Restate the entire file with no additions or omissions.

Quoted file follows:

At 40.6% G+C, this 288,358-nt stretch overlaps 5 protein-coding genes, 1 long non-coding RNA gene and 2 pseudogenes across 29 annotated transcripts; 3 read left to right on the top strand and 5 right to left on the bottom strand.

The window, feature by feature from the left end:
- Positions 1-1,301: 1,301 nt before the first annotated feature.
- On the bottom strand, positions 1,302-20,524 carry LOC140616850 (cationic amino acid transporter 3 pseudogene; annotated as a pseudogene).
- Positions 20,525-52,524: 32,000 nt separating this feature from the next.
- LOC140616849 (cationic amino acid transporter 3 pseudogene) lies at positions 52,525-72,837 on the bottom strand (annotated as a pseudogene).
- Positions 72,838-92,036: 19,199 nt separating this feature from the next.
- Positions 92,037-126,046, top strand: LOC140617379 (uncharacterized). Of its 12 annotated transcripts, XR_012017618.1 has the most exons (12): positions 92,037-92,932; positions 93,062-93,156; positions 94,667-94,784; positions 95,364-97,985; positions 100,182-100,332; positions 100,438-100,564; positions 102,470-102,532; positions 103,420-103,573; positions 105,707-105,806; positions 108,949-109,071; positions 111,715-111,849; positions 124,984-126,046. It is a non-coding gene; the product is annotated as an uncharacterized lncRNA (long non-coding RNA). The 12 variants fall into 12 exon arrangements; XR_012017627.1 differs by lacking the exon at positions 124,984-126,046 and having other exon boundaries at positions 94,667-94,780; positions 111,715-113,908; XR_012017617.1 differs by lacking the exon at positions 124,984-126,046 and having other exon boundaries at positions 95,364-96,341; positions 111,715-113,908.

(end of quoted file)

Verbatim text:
At 40.6% G+C, this 288,358-nt stretch overlaps 5 protein-coding genes, 1 long non-coding RNA gene and 2 pseudogenes across 29 annotated transcripts; 3 read left to right on the top strand and 5 right to left on the bottom strand.

The window, feature by feature from the left end:
- Positions 1-1,301: 1,301 nt before the first annotated feature.
- On the bottom strand, positions 1,302-20,524 carry LOC140616850 (cationic amino acid transporter 3 pseudogene; annotated as a pseudogene).
- Positions 20,525-52,524: 32,000 nt separating this feature from the next.
- LOC140616849 (cationic amino acid transporter 3 pseudogene) lies at positions 52,525-72,837 on the bottom strand (annotated as a pseudogene).
- Positions 72,838-92,036: 19,199 nt separating this feature from the next.
- Positions 92,037-126,046, top strand: LOC140617379 (uncharacterized). Of its 12 annotated transcripts, XR_012017618.1 has the most exons (12): positions 92,037-92,932; positions 93,062-93,156; positions 94,667-94,784; positions 95,364-97,985; positions 100,182-100,332; positions 100,438-100,564; positions 102,470-102,532; positions 103,420-103,573; positions 105,707-105,806; positions 108,949-109,071; positions 111,715-111,849; positions 124,984-126,046. It is a non-coding gene; the product is annotated as an uncharacterized lncRNA (long non-coding RNA). The 12 variants fall into 12 exon arrangements; XR_012017627.1 differs by lacking the exon at positions 124,984-126,046 and having other exon boundaries at positions 94,667-94,780; positions 111,715-113,908; XR_012017617.1 differs by lacking the exon at positions 124,984-126,046 and having other exon boundaries at positions 95,364-96,341; positions 111,715-113,908.